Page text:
And Now For Some Bad Grammar

This article is about making it easier for people to get through your email copy without losing interest by breaking lots of perfectly good rules of grammar.

Like starting a paragraph with the word ‘and.’

And ending a paragraph with three periods instead of one…

Why is it necessary to butcher the English language like this? Because people’s inboxes are becoming fuller and fuller, and their attention spans are becoming shorter and shorter. And breaking some rules can help.

Not so long ago, I used to surf the web and read all my email. Now, I’m much more focused and choosy about where I go on the web, but I’m beginning to surf my email.

There’s an irony here. As more and more companies online invest in reaching me ‘one-on-one’ through email, the less my email inbox becomes a one-on-one environment. True, a lot of what I receive is a result of my opting-in. But things are still getting crowded, and I’m running out of time. I know I’m making a big assumption here because I’m talking about myself. But I think I’d be safe in assuming that people receive more email messages per day right now than they did a year ago.

So how can you maximize the number of people who read and act on your email?

One factor that will influence the effectiveness of your email is the way in which it is written.

Remember, your readers are busy, and reading your email is likely not the most exciting thing that will happen in their lives that day. In short, reading most emails would constitute work rather than interest. And if reading isn’t interesting, then you’re always in danger of losing your reader at any point along the way — before you’ve “closed your sale” –whatever that may be. And the point at which you are most likely to lose a reader is at the end of a paragraph.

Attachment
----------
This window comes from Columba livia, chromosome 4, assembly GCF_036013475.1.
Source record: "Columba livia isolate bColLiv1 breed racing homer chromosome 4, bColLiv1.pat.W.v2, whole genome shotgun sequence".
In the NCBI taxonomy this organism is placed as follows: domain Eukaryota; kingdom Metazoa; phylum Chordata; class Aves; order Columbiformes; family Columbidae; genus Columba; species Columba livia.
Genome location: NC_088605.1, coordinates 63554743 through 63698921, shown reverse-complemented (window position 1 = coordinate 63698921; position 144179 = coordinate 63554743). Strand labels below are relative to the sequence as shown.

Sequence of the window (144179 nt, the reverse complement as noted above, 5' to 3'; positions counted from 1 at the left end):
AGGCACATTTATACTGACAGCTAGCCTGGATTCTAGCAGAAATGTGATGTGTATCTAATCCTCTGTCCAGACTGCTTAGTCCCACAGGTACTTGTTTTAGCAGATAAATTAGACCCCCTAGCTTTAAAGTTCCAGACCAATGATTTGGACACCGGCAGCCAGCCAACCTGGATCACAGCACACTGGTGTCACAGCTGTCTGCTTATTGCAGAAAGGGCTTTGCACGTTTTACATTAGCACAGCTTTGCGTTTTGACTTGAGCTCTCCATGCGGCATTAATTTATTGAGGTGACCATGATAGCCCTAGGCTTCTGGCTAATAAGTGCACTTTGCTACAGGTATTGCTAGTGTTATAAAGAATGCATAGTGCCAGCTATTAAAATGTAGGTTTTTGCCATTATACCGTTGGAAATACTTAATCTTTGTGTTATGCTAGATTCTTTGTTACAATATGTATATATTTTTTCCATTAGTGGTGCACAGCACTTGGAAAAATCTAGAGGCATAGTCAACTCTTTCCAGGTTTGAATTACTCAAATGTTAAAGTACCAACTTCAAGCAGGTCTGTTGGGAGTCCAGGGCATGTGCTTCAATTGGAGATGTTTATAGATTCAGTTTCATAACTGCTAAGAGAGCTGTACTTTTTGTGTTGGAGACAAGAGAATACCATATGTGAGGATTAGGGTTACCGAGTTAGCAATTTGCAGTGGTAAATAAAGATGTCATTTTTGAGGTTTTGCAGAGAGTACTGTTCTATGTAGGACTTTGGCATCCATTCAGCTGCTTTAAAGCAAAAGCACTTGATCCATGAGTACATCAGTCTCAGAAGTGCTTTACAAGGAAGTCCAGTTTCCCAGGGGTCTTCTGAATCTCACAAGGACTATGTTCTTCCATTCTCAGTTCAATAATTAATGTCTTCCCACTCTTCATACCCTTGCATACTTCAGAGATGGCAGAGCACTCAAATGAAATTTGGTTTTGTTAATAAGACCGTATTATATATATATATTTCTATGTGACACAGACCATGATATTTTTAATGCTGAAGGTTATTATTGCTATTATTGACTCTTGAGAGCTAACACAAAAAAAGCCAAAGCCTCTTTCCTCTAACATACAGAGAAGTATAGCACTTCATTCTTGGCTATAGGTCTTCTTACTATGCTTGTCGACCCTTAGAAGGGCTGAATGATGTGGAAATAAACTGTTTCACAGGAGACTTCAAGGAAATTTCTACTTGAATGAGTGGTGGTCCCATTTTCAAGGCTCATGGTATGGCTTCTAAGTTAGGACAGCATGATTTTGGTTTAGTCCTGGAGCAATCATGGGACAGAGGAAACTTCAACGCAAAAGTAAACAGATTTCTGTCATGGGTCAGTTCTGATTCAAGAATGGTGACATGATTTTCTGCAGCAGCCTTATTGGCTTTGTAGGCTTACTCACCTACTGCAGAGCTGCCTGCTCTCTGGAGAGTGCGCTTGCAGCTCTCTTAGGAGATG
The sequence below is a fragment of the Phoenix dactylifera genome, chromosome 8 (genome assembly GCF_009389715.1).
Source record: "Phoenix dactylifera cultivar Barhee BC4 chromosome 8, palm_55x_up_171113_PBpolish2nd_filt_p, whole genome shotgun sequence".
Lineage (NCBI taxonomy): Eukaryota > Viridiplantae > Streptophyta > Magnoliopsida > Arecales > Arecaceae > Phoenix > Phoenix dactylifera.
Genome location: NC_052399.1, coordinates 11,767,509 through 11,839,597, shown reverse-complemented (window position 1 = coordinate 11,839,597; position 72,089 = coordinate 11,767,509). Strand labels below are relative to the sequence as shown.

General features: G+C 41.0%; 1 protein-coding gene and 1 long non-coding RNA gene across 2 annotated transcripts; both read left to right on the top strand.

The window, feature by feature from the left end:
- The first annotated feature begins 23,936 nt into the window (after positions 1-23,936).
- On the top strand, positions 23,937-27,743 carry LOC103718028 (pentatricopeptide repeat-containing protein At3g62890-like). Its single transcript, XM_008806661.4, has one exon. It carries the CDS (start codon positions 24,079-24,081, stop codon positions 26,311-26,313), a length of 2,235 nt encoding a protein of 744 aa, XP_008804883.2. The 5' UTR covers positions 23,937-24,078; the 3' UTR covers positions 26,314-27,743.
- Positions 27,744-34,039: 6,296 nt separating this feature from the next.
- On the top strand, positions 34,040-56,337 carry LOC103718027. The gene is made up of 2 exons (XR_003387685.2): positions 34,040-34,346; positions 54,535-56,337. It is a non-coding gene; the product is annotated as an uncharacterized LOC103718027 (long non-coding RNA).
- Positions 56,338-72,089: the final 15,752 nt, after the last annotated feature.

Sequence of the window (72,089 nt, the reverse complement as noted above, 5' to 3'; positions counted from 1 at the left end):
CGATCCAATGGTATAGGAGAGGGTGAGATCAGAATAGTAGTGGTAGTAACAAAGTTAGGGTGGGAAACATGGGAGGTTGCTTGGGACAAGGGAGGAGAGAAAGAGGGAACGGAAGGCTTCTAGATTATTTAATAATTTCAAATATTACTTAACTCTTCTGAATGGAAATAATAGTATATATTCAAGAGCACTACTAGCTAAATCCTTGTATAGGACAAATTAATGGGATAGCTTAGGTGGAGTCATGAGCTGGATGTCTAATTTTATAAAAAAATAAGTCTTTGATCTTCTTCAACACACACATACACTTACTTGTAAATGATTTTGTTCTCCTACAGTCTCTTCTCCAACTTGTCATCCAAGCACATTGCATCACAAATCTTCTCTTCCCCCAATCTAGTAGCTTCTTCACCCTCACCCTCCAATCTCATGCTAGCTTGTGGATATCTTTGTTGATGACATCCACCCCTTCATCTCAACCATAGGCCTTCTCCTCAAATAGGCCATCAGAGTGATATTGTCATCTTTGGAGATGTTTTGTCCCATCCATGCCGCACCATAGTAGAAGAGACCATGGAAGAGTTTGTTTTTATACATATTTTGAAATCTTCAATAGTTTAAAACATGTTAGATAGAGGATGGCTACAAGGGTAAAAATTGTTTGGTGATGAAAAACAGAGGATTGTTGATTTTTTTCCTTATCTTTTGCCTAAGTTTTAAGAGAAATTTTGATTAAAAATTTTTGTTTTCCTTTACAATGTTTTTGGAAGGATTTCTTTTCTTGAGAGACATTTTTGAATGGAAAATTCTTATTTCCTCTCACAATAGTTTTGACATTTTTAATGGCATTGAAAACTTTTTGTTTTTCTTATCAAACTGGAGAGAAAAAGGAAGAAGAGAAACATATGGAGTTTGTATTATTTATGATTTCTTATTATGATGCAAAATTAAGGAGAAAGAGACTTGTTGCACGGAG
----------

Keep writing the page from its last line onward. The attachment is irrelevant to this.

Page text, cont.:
This is a fact that has been charted, tested and confirmed over dozens of years of offline direct marketing. Of the people who start to read your message, most will not read all the way to the end, and when they leave it will usually be at the end of a paragraph.

How come? Because it’s a natural break. It’s also a grammatical break. The end of a paragraph is meant to represent the end of that thought. And when you signal a break, you provide people with an easy opportunity to stop reading and dump your email in the trash.

So part of the challenge is never to quite finish that thought. Hence the device of starting a new paragraph with the word ‘and.’ When you start a paragraph with “and”, you’re saying, “Hang on a minute, I’m not quite finished with that thought yet. Stay with me a little longer!”

Other words and phrases can help achieve the same end.

“But…”

“However…”

“So…”

“Because…”

“What’s more…”

“In addition…”

All these examples give a hint that there’s more to come, and you don’t want to miss it. And you can use the triple periods at the end of a paragraph from time to time…

Because it signals the same thing, “There’s more to come! Not finished yet!”

Of course, playing with grammar in this way can never make up for a poorly conceived, constructed or communicated message. But when everything else is going well, it can reduce reader drop-off by a few points — and that can make a big difference.

The other benefit of carefully loosening up on the “correctness” of how you write is that it will likely relax your style. And when you do that, you will begin to write in a style that is a little closer to how you speak. And when you do that, you’ll get closer to communicating one-on-one.

Which is where we want to be.

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